Jack Ciattarelli was at a Republican gathering the other night with about 200 people. About 190 of them were white.
Ciattarelli, the presumed GOP gubernatorial candidate, related that story this afternoon during a discussion via Zoom with three of the state’s leading African-American Republicans.
An overly white crowd of supporters is not a unique problem for Republicans.
Ciattarelli optimistically said he considers expanding the racial footprint of the party not a problem, but a “challenge.”
He said one way to meet the challenge is not to spend all your time in “comfortable, Republican circles.” Said less politely, that seems to mean that a GOP candidate can’t just hang out with old, white people.
Ciattarelli says he is working to expand his campaign. He talked about visiting black churches, food banks in inner-city communities and helping distribute personal protection equipment in Newark.
All that is good, said his panel, which was composed of LD-1 Assemblyman Antwan McClellan, Sea Bright Councilman Jeff Booker and Melanie Collette, the vice chair of the Cape May Republican Party.
But that’s not all of it. The panel said such visits just can’t be at election time or on Martin Luther King Day.
McClellan said one has to “make a concerted effort to go to the black community once a week.”
Booker added, “It has to be year after year after year.”
Clearly, that takes time, but, in truth, the GOP’s problem with black voters didn’t happen overnight either.
Collette added that it’s important for a politician making the rounds not to lump the views of all African-Americans together. She said it must be remembered that blacks in Cape May County may have different concerns than those elsewhere in New Jersey.
On the belief there’s nothing better than candid conversation, McClellan urged Ciattarelli to visit a barber shop, long a meeting place in the black community. Don’t worry about a formal “focus group,” he said, just show up and listen. McClellan said a barber shop conversation differs from what a visitor hears in church.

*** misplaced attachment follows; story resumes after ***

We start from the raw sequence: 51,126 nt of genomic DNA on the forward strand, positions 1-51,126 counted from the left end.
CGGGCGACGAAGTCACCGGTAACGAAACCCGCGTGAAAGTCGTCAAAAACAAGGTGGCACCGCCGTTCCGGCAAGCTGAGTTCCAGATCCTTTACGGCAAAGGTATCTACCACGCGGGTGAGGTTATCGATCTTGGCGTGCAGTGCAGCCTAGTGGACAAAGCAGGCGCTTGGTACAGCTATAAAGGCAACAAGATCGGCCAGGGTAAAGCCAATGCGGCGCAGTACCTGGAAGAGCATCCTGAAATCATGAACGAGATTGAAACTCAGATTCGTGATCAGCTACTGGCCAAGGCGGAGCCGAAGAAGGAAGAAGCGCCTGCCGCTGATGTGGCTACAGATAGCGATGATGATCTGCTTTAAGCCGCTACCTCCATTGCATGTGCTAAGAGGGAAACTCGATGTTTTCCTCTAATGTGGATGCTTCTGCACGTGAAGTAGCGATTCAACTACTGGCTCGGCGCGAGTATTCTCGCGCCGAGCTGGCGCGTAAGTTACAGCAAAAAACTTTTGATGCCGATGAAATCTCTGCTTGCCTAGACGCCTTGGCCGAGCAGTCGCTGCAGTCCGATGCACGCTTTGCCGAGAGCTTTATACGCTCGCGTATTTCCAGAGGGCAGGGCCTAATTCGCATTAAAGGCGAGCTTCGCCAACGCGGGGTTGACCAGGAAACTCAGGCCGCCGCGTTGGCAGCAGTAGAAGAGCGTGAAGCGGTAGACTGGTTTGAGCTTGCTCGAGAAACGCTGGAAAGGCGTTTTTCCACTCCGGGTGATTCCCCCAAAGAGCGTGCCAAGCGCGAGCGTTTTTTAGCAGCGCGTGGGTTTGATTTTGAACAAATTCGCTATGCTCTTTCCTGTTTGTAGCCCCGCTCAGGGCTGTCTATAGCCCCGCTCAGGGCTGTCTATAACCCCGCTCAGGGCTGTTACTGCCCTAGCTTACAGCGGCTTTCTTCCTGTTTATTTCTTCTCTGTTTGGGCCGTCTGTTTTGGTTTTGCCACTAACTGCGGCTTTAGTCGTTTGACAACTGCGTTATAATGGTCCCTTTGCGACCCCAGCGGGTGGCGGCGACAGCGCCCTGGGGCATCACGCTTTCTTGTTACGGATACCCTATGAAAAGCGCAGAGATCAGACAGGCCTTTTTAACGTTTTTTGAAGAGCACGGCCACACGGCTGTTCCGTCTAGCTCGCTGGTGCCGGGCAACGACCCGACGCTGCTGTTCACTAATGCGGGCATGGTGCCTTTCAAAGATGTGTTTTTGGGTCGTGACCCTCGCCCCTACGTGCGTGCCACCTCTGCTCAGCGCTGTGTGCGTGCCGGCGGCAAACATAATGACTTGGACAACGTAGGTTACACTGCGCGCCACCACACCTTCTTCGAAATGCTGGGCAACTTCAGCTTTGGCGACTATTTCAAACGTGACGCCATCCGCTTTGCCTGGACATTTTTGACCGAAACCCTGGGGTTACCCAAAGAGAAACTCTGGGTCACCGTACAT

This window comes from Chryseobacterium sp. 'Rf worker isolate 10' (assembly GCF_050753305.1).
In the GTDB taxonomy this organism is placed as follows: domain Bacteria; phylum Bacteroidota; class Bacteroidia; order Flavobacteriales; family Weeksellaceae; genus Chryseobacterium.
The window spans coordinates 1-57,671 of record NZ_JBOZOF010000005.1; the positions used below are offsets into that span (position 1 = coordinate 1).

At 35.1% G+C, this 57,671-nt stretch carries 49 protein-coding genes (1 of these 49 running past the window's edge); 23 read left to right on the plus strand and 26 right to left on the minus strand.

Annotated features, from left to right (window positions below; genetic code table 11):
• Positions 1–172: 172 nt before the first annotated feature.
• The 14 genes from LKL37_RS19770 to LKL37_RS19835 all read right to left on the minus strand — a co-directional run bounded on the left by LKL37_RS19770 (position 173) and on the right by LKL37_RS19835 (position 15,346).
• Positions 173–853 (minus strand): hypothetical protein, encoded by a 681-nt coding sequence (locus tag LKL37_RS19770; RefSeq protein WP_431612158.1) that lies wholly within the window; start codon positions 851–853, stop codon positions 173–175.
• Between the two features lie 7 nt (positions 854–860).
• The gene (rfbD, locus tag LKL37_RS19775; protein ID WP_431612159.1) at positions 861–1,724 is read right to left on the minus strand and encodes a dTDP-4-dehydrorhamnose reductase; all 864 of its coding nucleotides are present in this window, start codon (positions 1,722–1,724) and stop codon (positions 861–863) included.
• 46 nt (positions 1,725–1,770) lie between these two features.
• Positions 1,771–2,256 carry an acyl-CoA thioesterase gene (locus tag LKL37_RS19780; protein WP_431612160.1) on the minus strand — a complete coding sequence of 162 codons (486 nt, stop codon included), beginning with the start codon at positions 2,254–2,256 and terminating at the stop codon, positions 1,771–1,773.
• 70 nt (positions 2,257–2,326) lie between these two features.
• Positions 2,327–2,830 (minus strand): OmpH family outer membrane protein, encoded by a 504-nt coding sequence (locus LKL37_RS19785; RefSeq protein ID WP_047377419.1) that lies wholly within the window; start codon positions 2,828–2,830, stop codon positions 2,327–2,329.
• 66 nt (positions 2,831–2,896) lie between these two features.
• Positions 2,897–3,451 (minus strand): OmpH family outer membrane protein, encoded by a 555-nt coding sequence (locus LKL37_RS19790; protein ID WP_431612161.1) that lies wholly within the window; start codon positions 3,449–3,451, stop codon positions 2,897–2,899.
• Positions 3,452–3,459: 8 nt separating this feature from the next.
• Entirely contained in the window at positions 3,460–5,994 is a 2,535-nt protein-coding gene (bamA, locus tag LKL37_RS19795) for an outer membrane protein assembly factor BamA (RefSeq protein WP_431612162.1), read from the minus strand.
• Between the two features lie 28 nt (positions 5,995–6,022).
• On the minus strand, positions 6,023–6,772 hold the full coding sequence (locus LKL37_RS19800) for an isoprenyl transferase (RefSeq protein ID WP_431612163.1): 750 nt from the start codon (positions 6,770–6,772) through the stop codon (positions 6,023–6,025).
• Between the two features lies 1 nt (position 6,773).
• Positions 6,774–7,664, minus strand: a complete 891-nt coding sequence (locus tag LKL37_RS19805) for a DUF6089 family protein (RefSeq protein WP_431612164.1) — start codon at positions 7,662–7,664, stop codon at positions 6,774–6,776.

Ciattarelli liked the idea.
As you would expect at a Republican gathering, there was agreement among all that Phil Murphy has failed the black community. Panelists mentioned the governor’s opposition to charter schools and the ongoing failure of Democrats in Trenton to put together a marijuana policy that stops young minorities from being arrested. Ciattarelli and his guests all favored decriminalizing pot over outright legalization, which voters backed last fall.
Still, there are obstacles to broadening the GOP’s base, some of which exist among minorities themselves.
With so many blacks voting Democratic, Collette said blacks who declare to be Republicans can face shaming from their own families and friends.
“You have to be a strong person and be adamant about your opinions,” she said.
There is actually some indication, albeit slight, of change.
Most exit polls show that President Trump did better with black voters in 2020 than he did in 2016. Blacks still voted overwhelmingly Democratic, but their support of Republicans notched up a bit.
Near the end of the hour-long session, Ciattarelli offered a blunt assessment.
Unless Republicans broaden their base, “We’re going to continue to lose elections in New Jersey.”